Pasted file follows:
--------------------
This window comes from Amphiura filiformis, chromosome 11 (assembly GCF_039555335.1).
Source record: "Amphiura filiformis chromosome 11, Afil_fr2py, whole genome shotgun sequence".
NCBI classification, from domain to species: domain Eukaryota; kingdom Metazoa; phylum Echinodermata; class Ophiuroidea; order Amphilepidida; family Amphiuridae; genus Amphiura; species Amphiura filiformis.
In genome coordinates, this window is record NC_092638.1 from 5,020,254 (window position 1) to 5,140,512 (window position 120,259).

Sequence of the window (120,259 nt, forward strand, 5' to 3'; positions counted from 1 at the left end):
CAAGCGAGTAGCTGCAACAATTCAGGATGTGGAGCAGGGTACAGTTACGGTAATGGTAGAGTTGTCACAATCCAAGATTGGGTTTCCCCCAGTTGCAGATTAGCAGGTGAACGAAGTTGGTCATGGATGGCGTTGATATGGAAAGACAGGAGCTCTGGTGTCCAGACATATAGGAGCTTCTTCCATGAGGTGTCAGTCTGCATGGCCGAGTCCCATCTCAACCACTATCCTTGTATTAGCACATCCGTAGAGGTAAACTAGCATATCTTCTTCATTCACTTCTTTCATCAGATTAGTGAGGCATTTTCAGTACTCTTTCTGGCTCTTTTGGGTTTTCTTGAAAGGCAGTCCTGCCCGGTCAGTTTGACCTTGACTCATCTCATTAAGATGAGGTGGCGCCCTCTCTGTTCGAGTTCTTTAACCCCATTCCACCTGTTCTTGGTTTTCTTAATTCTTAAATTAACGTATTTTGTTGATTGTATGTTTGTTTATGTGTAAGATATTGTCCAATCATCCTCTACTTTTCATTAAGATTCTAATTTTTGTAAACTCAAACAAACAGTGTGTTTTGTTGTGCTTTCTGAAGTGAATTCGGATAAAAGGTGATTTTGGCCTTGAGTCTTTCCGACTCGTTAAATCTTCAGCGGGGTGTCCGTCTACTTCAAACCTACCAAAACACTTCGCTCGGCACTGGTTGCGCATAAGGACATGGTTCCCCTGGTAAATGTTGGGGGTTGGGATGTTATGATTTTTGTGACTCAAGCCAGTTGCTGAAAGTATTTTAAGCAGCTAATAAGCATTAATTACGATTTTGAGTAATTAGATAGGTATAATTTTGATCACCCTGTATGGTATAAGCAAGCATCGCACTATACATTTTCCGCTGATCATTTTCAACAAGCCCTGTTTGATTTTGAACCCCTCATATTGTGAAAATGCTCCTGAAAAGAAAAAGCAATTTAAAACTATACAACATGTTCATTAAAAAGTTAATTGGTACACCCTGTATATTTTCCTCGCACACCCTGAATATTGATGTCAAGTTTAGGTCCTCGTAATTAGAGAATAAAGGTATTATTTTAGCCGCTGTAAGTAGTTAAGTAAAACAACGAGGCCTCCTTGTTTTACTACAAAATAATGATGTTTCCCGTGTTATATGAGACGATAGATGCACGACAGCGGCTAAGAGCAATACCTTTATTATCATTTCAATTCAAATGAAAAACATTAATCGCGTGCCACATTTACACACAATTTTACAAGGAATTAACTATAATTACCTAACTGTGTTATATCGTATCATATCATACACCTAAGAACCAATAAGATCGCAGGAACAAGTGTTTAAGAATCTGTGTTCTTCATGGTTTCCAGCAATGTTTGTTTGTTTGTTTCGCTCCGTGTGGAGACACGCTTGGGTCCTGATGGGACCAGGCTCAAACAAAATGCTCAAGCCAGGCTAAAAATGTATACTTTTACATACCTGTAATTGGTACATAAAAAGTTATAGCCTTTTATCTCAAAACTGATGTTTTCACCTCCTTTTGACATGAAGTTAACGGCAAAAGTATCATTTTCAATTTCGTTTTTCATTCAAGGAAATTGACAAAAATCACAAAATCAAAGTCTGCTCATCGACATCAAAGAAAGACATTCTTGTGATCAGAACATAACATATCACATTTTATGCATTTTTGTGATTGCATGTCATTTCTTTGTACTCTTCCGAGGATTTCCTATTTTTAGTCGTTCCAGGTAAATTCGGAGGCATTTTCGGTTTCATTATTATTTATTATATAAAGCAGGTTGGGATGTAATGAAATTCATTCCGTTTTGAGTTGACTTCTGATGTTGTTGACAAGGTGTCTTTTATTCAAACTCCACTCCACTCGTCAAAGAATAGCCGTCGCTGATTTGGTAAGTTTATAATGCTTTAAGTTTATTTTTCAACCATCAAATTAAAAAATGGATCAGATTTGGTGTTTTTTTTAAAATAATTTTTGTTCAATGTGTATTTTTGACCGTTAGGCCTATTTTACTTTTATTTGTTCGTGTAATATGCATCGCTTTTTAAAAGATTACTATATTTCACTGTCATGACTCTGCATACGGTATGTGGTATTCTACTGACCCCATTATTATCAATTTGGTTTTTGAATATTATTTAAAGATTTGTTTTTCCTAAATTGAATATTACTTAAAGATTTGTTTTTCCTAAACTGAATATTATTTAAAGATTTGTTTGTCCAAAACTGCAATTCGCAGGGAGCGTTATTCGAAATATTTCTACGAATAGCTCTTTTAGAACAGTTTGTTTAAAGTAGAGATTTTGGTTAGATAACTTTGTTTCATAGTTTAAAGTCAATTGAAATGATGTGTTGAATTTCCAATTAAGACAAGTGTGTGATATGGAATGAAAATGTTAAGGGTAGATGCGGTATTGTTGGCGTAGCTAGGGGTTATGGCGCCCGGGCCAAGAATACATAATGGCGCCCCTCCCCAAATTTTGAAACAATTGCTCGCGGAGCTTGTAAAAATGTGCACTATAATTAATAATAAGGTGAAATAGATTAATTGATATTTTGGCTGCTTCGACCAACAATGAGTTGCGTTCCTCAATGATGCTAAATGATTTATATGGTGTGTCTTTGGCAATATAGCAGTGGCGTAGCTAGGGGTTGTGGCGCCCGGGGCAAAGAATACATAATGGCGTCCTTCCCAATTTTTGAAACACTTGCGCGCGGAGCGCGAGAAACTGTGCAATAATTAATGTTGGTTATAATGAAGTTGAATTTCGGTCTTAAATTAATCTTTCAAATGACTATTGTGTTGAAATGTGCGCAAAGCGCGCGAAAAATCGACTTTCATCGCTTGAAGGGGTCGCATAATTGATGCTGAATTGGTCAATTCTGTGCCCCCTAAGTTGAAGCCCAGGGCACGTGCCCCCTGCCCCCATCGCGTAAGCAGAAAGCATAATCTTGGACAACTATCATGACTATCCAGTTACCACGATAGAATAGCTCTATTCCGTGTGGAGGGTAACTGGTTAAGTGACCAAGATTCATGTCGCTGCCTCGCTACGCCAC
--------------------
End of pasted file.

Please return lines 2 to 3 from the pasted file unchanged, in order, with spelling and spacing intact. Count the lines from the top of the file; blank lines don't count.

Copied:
Source record: "Amphiura filiformis chromosome 11, Afil_fr2py, whole genome shotgun sequence".
NCBI classification, from domain to species: domain Eukaryota; kingdom Metazoa; phylum Echinodermata; class Ophiuroidea; order Amphilepidida; family Amphiuridae; genus Amphiura; species Amphiura filiformis.